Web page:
The story of Ravensfield begins with the European settlement of this area in the 1840s and 50s. The rocky Canadian Shield soil was forest-covered: white pine, oak, maple. For the immigrants trying to establish a farm, the mighty trees were a serious problem: they needed cleared land, and the easiest way they knew to deal with the forest was to set fire to it.
This style of agriculture has been practiced since antiquity. From a present day perspective, the ecological cost to the ecosystem is far too great to justify it. But settlers were desperate for food and unable to adapt quickly from the version of agriculture they had known in Europe. So the forest fires in Lanark County burned, some literally for years.
A forgiveness is needed here. As humans we are able to act quickly and have immense impact on ecosystems. Our brains, much as we think so highly of them, seem less capable of foreseeing the consequences of our actions, and our hearts are not always large enough to care about the bigger picture, or the future, or other humans, present and future, or other species.
The settlers soon learned that the soil under the oaks was thin. Rock close to the surface, crops that grew well only for a few years and thereafter dwindled as the soil nutrients were used up. Yet the human imperative continued: a farm of 100 acres was expected to have 12 cows (plus offspring) if the farmer was to be respected in society.
Rain doesn’t come easily to this country, and grass doesn’t grow well. In harder years, cattle were set loose in the bush to find sustenance. Earth was compacted, tree roots damaged by their hooves, trees stripped of leaves and branches so they could not survive: this all led toward desertification. Before the land could recover from the burning of the forest, the dry decade of the 1930s came, and delivered another blow to this land. At this point, farming was in decline, people moved away, and the land had a chance to come back. But by the 1970s, another dry time, farmers who still had cows were busy renting pasturage on disused farms such as this one. Not only did they not have anything to lose by overgrazing the land, it also happened that the 1970s were another very dry decade.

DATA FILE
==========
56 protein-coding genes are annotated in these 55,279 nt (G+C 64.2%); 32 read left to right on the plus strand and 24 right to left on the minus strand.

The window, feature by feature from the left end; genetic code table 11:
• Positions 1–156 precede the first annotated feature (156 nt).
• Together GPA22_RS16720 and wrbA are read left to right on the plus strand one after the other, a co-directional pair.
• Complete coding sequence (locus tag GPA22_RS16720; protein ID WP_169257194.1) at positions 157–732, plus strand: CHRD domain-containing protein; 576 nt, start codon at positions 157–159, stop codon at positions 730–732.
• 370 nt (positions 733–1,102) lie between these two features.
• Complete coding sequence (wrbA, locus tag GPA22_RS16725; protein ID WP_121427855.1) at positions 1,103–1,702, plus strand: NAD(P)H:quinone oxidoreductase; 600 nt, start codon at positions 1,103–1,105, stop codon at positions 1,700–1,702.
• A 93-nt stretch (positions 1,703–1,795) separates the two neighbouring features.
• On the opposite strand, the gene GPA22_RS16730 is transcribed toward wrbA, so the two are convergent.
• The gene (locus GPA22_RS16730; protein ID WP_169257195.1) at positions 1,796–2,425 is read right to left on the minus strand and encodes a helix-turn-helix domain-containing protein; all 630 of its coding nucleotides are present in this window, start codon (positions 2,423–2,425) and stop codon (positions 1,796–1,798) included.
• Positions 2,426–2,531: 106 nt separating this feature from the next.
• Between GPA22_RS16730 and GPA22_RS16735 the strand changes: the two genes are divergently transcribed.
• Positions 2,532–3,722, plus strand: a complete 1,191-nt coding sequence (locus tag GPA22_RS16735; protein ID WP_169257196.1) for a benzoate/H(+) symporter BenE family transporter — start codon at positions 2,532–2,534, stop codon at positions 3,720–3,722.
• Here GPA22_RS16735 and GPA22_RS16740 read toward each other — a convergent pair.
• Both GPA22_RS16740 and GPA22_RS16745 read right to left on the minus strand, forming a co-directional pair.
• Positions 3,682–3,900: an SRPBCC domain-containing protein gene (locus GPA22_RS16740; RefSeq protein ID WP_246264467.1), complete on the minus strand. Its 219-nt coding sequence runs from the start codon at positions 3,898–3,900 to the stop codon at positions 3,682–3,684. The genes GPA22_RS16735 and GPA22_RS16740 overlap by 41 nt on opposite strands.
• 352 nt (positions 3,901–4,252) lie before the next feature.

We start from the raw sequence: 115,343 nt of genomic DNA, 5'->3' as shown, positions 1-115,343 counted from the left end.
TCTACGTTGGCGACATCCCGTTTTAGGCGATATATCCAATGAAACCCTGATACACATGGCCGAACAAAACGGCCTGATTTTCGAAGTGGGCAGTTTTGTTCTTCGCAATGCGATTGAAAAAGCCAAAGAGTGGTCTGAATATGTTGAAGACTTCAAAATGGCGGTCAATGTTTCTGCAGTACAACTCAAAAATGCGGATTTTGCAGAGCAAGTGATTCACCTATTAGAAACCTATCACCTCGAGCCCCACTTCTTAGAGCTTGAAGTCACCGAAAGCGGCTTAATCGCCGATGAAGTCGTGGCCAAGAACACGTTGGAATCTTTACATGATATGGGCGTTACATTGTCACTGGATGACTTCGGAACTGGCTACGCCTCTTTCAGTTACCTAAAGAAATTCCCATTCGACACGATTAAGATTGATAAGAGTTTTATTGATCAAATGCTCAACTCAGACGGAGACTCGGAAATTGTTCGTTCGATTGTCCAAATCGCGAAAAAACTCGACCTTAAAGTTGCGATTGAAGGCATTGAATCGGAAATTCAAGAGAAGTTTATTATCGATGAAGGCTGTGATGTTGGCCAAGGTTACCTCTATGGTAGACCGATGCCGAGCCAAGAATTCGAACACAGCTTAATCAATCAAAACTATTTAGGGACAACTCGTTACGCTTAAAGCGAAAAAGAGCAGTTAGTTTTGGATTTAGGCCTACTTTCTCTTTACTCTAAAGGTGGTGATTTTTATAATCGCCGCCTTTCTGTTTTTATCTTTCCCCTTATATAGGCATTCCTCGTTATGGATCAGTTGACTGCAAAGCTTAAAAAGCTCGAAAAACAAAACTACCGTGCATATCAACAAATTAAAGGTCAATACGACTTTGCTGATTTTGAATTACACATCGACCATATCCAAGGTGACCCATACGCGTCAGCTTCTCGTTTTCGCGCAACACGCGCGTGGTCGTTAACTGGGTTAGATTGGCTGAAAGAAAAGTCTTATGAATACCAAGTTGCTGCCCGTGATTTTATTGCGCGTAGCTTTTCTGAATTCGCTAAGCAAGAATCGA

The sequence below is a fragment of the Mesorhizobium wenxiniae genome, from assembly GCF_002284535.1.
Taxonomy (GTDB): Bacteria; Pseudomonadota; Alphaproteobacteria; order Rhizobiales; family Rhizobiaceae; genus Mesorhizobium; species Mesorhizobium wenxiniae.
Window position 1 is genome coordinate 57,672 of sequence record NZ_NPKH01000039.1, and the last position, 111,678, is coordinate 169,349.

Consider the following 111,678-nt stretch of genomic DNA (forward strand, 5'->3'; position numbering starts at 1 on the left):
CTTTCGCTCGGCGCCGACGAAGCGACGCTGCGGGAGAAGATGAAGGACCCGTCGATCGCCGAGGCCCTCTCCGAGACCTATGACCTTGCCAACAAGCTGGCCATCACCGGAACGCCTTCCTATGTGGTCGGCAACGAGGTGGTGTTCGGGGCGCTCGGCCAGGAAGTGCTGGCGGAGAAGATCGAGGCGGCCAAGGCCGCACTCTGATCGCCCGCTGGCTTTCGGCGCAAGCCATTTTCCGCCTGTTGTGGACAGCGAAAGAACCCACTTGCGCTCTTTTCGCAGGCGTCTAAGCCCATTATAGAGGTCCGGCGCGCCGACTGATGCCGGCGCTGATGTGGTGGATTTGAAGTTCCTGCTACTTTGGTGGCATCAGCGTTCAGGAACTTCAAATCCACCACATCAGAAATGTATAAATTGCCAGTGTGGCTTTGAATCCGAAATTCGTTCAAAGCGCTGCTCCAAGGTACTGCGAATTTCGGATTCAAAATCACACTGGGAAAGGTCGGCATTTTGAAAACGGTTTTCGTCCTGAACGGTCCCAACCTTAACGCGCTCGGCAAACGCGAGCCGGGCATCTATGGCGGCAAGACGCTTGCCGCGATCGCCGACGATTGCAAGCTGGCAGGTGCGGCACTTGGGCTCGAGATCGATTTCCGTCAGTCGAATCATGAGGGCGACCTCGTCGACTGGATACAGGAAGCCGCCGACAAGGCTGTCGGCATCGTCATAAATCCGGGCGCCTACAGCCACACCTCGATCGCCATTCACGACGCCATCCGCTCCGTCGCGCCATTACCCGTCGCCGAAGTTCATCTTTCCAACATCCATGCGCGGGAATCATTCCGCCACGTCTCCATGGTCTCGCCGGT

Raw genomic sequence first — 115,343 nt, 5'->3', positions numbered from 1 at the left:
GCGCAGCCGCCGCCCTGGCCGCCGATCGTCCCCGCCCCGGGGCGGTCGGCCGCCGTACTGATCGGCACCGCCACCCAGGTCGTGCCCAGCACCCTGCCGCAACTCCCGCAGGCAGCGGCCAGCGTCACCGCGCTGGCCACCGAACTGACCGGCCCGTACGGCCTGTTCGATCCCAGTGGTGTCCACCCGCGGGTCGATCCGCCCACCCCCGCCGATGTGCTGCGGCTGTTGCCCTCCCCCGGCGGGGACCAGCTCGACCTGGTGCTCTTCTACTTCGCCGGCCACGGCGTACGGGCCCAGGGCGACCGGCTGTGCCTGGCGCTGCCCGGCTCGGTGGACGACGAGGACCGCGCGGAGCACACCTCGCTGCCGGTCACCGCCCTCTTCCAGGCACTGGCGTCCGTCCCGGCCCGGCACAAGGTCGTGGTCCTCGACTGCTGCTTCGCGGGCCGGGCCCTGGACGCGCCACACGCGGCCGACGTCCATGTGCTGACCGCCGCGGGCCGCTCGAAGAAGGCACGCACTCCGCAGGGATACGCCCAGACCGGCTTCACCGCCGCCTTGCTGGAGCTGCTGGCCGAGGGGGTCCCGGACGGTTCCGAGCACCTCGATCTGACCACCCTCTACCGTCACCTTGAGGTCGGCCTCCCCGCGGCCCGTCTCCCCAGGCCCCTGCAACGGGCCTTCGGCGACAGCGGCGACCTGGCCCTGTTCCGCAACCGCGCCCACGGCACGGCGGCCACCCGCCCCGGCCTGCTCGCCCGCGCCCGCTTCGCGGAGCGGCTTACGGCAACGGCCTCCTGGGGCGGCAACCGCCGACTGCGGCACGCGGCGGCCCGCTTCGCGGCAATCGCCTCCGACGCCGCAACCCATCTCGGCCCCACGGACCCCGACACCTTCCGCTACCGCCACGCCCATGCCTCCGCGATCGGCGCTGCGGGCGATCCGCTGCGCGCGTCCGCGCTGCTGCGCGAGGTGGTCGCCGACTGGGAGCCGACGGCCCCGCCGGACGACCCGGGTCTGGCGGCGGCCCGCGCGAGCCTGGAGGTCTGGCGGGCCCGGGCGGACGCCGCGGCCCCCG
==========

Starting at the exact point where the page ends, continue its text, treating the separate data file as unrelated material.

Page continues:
I bought this property in 1981. 200 acres in a long rectangle stretching from east to west. “Time was,” I was once told, “when you could see every part of this place from anywhere you stood on it.” This is a testament as to how far desertification had come to Ravensfield: from a mature forest with trees towering over 100 feet, to land so barren you could see 200 acres without anything to block your view.
I named the place Ravensfield. For some of the native peoples, Raven was the creator and also the trickster. He brought the gifts to the People: food, and a habitat rich in resources to make life easy. But if the people were not good stewards of those gifts, Raven, as trickster, would steal them away again. Raven reminds us that the land is never our own. We live with the land for a short time only, and our first responsibility is tend it in such a way that we honor its integrity and safeguard it for the future.
By 1990, a small barn was built for animals, and a biodynamically run garden that eventually reached a size of 1 1/2 acres was started. A livelihood was assured. The animals were chosen for their contribution to soil redevelopment. Pigs metabolize their food in such a way as to bring iron in the soil back into a living form, which can readily circulate through the food chain. The life processes of chickens can work magic to produce a form of calcium which is very biologically active. Plants likewise were chosen to help conserve and enhance the soil; vegetables are labour intensive but ultimately easier on the soil, so they have come first. The garden was put onto the most run-down field and has reached a level of productivity and soil development that makes me smile.
Perhaps most importantly, the forest has regenerated. It has grown 30 years without significant cutting or trampling or overgrazing, and completely reversed the damage reinstated the forest soil ecology. The upland portion of the property, which I left untouched for so long, can finally be developed into pasture areas, with significant fence-rows left to avoid earlier human errors.
The movement of water has also been improved. In 2004-5, a very large dredging project was taken to re-dredge the creek channel as it runs through the east west axis of the farm. The water runs clear again, and 6 ponds have been added for water species. Geese, otter, ducks, etc are all in evidence, and we are assured a sufficient water supply without having to tap into deep well water. 35 acres of lowland fields are returning to a usable state. They represent the future for the farm, which at present cannot yet supply itself with hay and grain for the animals.
When people support this farm by buying produce and meat, this is what they are supporting. This is not a simple “business” trying to “make money”. It is an effort to find, and live, a new model of agricultural sustainability. It is a striving for respect for the natural world, and that respect carries over into a respect for the sacredness of food, with efforts to provide people with the most nutritious food, so they themselves will be inspired to live lives of extraordinary beauty.